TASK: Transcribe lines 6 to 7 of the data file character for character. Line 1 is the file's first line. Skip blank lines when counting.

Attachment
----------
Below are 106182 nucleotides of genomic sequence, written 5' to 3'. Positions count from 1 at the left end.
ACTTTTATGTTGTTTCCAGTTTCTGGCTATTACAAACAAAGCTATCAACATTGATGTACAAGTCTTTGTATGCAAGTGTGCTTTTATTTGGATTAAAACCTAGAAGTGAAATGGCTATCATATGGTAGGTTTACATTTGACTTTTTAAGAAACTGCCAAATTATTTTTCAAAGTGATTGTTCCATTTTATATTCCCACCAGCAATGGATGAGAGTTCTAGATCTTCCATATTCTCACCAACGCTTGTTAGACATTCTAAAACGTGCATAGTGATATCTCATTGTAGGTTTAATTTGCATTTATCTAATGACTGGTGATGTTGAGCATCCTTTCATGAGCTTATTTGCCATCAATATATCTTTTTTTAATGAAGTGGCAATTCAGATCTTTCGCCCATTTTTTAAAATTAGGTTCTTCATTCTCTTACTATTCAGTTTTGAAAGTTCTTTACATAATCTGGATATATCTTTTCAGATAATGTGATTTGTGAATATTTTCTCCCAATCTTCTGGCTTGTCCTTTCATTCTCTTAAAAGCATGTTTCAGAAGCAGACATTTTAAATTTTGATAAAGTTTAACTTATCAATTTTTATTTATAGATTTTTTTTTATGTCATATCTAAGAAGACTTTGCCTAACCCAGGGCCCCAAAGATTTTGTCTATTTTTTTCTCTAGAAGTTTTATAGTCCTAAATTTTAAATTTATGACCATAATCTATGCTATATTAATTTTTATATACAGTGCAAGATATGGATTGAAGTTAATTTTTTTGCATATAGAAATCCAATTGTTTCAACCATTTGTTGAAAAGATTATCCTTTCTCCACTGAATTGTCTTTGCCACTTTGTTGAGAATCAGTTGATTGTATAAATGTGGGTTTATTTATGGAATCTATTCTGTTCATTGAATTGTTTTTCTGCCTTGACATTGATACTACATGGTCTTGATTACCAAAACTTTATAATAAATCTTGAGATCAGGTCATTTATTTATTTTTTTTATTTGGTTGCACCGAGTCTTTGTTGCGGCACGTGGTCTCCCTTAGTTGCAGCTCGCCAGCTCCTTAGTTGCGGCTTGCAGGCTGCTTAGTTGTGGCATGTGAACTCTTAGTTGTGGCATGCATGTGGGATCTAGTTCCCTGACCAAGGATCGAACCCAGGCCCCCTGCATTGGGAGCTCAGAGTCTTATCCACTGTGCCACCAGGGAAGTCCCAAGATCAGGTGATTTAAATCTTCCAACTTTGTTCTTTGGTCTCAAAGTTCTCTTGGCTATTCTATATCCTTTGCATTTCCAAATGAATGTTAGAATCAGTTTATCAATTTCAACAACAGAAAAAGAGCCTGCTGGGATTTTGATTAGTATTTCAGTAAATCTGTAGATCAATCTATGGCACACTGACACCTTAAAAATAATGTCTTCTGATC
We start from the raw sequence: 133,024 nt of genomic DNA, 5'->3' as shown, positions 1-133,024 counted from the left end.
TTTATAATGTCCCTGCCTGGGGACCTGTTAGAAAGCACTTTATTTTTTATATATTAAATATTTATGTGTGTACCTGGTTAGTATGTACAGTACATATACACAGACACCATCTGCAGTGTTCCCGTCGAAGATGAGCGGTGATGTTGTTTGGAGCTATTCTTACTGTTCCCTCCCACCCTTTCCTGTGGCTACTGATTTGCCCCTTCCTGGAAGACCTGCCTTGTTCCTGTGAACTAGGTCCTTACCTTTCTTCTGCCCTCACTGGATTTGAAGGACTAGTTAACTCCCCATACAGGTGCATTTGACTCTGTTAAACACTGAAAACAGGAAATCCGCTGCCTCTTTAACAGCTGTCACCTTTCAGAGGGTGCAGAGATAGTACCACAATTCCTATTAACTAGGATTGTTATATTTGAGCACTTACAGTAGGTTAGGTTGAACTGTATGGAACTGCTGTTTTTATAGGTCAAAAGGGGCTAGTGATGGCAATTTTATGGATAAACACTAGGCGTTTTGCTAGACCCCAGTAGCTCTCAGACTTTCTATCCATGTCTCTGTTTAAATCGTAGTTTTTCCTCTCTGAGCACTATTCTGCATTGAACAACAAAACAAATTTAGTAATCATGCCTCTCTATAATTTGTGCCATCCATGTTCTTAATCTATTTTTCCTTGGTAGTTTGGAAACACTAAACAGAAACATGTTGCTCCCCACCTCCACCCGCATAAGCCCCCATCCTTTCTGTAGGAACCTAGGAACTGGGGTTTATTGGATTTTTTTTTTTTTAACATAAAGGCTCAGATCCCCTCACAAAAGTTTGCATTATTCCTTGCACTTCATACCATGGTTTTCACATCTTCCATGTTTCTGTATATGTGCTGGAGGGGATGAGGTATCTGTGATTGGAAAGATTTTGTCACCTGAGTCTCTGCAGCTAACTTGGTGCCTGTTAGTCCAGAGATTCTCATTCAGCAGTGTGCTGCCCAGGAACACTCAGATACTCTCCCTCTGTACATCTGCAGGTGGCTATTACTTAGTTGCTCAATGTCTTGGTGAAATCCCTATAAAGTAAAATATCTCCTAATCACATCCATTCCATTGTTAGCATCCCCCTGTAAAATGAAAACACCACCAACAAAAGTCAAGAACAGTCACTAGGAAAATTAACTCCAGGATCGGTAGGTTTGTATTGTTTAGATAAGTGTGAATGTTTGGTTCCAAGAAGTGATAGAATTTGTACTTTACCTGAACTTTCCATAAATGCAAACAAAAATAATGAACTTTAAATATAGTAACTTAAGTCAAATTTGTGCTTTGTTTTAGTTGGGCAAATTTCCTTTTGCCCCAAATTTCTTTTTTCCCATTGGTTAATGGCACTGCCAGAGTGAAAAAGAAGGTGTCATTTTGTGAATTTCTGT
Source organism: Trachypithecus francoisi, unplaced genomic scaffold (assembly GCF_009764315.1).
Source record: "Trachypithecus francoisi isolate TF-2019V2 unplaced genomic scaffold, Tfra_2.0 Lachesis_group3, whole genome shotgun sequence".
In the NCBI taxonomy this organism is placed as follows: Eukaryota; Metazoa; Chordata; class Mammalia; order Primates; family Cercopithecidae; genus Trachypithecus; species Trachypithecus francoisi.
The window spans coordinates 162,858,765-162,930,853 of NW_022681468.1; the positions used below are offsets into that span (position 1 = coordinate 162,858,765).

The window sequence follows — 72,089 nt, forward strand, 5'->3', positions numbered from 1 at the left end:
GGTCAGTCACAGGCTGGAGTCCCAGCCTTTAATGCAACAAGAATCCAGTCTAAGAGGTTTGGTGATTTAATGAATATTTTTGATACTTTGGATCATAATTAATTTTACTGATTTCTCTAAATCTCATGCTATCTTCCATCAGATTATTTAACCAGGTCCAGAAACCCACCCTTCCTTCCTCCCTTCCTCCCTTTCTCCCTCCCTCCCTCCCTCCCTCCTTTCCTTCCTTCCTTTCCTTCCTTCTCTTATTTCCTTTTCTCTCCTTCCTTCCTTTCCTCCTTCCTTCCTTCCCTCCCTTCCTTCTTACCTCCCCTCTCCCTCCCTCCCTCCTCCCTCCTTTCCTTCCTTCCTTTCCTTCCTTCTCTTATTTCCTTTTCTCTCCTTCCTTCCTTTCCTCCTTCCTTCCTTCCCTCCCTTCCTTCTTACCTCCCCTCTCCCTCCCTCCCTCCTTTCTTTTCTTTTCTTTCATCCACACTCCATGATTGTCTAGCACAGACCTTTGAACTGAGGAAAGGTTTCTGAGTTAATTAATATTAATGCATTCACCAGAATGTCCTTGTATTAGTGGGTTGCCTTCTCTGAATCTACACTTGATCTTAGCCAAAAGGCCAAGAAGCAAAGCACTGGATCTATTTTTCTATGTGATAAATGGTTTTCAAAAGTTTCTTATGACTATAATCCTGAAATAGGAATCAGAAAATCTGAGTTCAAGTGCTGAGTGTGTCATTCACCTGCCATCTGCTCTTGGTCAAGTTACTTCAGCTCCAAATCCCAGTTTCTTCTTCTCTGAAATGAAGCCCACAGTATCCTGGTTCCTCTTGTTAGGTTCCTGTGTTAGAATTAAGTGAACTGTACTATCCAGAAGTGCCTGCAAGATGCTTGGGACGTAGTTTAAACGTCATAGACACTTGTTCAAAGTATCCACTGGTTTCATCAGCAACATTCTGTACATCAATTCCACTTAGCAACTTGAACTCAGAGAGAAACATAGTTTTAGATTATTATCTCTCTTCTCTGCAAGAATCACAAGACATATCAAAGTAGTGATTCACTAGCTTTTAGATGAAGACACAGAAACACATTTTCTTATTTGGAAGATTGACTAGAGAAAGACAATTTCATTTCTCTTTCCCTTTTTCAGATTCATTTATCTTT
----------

Source record: "Trachypithecus francoisi isolate TF-2019V2 unplaced genomic scaffold, Tfra_2.0 Lachesis_group3, whole genome shotgun sequence".
In the NCBI taxonomy this organism is placed as follows: Eukaryota; Metazoa; Chordata; class Mammalia; order Primates; family Cercopithecidae; genus Trachypithecus; species Trachypithecus francoisi.